President Trump called Natasha De Alencar to offer condolences after her husband, Army Staff Sgt. Mark R. De Alencar, was killed in Afghanistan on April 8. (Thomas Johnson/The Washington Post)

Natasha De Alencar had just returned home on April 12 after making T-shirts and pillowcases in her husband’s memory when the Army casualty assistance officer told her there was someone on the phone for her. It was President Trump.

Days before, two Army men told her that her husband, Army Staff Sgt. Mark R. De Alencar, had been killed in Afghanistan on April 8.

“I’ll never forget those super-white, clean gloves, or the expressionless look on their faces,” she previously told The Washington Post.

De Alencar was killed during a firefight with Islamic State fighters in eastern Afghanistan. He was a member of the 7th Special Forces Group.

He left behind five children — Deshaune, 20, Octavia, 18, ­Rodrigo, 16, Tatiyana, 13, and Marcos, 5 — and his wife of 15 years.

“My husband was truly one of those people who would give you the shirt off of his back and he would look out for you before himself,” De Alencar recalled in a phone interview with The Post.

De Alencar had to figure out funeral plans, navigate endless paperwork and provide emotional support for her family.

And now she was about to speak to the president.

Surrounded by her children in the living room, De Alencar picked up the phone and turned on the speakerphone.

After she had waited on hold for 15 or so minutes, Trump’s voice echoed out of the phone’s tiny speaker, while one of De Alencar’s daughters filmed the conversation.

Trump opened by saying how sorry he is about the “whole situation,” before adding that De Alencar’s husband was “an unbelievable hero.”

“At that moment when my world was upside down and me and my kids didn’t know which way we were going, it felt like I was talking to just another regular human,” De Alencar said.

Later in the call, Trump invited De Alencar to the White House, telling her, “If you’re around Washington, you come over and see me in the Oval Office,” before asking about her oldest son, Deshaun, who is playing college football at Missouri Valley College in Marshall, Mo.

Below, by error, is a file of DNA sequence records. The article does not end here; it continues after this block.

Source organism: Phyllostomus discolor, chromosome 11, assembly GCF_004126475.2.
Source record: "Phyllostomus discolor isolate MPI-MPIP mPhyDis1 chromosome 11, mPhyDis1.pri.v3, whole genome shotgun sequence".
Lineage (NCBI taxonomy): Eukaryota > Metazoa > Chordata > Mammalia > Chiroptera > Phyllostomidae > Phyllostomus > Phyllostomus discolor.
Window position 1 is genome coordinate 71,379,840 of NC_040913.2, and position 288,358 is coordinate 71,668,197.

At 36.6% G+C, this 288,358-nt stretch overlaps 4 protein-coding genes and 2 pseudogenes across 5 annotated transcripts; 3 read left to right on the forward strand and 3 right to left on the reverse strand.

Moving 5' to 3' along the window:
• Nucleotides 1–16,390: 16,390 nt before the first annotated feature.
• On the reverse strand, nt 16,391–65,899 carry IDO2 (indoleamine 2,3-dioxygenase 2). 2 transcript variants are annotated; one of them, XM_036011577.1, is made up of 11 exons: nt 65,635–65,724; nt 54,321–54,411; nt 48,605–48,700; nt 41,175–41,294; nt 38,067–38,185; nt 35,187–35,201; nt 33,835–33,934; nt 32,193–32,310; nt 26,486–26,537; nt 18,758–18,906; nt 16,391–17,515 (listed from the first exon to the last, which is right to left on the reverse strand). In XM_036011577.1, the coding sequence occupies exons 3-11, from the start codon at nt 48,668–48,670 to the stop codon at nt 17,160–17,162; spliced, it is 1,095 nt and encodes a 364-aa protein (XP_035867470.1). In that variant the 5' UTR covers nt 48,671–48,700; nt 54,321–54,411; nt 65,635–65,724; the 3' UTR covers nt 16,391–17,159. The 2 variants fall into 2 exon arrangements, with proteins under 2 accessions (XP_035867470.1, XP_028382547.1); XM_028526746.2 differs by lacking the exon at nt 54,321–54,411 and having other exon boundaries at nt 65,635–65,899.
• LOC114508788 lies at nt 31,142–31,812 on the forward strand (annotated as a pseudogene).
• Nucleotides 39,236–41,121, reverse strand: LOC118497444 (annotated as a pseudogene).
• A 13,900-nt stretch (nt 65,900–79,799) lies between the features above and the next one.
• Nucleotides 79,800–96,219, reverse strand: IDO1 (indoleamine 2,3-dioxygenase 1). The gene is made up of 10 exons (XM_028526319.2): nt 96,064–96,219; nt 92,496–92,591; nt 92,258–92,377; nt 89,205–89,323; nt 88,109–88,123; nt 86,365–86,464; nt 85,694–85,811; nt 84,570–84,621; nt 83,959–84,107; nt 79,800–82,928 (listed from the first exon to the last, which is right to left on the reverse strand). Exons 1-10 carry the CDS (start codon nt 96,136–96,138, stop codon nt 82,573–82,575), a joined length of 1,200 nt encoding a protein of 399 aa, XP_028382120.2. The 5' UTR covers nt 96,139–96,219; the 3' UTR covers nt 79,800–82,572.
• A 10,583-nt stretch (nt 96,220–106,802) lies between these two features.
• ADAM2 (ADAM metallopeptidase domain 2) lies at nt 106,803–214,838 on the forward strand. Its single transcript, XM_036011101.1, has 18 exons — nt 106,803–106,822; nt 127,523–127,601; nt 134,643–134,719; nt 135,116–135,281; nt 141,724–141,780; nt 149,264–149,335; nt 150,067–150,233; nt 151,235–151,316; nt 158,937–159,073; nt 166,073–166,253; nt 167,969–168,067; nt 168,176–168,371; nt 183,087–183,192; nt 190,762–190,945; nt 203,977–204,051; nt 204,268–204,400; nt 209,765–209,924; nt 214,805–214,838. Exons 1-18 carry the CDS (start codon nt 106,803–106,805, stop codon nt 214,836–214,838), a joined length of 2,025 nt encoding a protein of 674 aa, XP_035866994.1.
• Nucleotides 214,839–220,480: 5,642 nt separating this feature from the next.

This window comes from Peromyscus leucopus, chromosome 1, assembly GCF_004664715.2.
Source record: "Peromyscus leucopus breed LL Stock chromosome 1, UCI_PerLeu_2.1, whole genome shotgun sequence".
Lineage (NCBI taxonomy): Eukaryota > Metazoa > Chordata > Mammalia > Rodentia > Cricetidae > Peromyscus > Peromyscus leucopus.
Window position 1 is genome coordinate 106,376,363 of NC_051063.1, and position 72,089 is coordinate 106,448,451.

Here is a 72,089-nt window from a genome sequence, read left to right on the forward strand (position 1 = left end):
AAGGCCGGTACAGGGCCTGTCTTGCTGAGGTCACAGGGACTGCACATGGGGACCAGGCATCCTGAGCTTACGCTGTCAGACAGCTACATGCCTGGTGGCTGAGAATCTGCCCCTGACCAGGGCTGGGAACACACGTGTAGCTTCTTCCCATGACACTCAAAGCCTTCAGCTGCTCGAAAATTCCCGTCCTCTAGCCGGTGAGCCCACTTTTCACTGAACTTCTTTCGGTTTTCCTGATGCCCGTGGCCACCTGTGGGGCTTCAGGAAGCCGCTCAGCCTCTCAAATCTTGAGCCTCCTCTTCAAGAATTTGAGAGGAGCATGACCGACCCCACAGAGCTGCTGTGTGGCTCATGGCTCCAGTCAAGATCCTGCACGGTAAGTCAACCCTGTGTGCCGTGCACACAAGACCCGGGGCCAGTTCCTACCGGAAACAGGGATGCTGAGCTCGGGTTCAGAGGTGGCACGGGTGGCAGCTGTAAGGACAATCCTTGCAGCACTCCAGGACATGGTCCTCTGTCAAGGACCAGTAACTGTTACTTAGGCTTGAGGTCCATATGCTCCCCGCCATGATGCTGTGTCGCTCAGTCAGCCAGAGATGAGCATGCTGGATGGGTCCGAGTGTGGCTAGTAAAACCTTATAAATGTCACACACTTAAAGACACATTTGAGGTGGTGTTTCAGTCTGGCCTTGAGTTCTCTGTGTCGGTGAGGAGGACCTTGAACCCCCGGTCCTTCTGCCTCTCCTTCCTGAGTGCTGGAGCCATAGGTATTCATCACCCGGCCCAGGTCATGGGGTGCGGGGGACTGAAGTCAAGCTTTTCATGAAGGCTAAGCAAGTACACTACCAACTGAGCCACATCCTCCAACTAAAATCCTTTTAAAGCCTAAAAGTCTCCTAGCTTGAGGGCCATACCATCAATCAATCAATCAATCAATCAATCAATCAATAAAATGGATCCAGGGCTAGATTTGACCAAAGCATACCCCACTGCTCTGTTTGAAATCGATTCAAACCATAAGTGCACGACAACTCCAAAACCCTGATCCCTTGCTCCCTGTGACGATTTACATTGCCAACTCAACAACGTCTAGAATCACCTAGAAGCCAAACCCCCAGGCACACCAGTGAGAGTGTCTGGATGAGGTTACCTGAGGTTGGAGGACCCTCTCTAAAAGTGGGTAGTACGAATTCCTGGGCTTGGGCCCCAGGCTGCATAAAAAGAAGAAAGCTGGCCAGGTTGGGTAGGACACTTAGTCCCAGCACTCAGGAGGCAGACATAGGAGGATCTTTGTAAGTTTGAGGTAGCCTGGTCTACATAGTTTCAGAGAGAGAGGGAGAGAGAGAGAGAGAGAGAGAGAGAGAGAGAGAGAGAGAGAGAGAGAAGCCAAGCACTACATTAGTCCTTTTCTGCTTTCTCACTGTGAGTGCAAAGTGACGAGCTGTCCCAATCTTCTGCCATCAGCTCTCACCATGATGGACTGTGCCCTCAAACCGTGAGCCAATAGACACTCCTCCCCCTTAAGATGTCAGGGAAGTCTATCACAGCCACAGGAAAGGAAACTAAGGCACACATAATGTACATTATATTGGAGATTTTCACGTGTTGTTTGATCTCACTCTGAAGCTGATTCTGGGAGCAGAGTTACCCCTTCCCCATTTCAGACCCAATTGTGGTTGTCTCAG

De Alencar told Trump that her son had received a scholarship, and Trump asked whether it was an academic or sports scholarship. (It was an academic scholarship.)

The conversation then shifted to De Alencar’s four other children. Trump asked her to say hello to them for him and to “tell them their father was a great hero that I respected.”

The phone call ended with Trump repeating his invitation to the White House and advising De Alencar to take care of herself. In total, the conversation lasted just under four minutes.

“It was a moment of niceness that we needed because we were going through hell,” De Alencar said.

De Alencar decided to share the video after she began receiving calls from reporters asking whether Trump had called following her husband’s death. “I just decided that since the question was being asked … there was no better way of seeing it than showing it.”

It also gave her a chance to share her story. “I posted that video so that everyone could see that not only myself, not only my family, not only the people gave support, but the Commander in Chief also helped.”

The White House did not respond to a request for comment.

De Alencar is one of 13 Gold Star families contacted by The Post as part of a larger story about Trump’s relationships with Gold Star families. Seven of the families, including De Alencar’s, said they had phone conversations with Trump.

The Post spoke to the families after Trump claimed Monday that he has “called every family of somebody that’s died,” unlike his predecessor Barack Obama. Trump later backed off from his comment when questioned further.

Subsequently, Trump became embroiled in a controversy with Rep. Frederica Wilson (D-Fla.), who said that the president told Sgt. La David Johnson’s widow that her husband “knew what he was signing up for.” Johnson’s husband was killed in an ambush in Niger.

Trump has denied Wilson’s account of the call, while Johnson’s aunt has backed up Wilson’s version of events.

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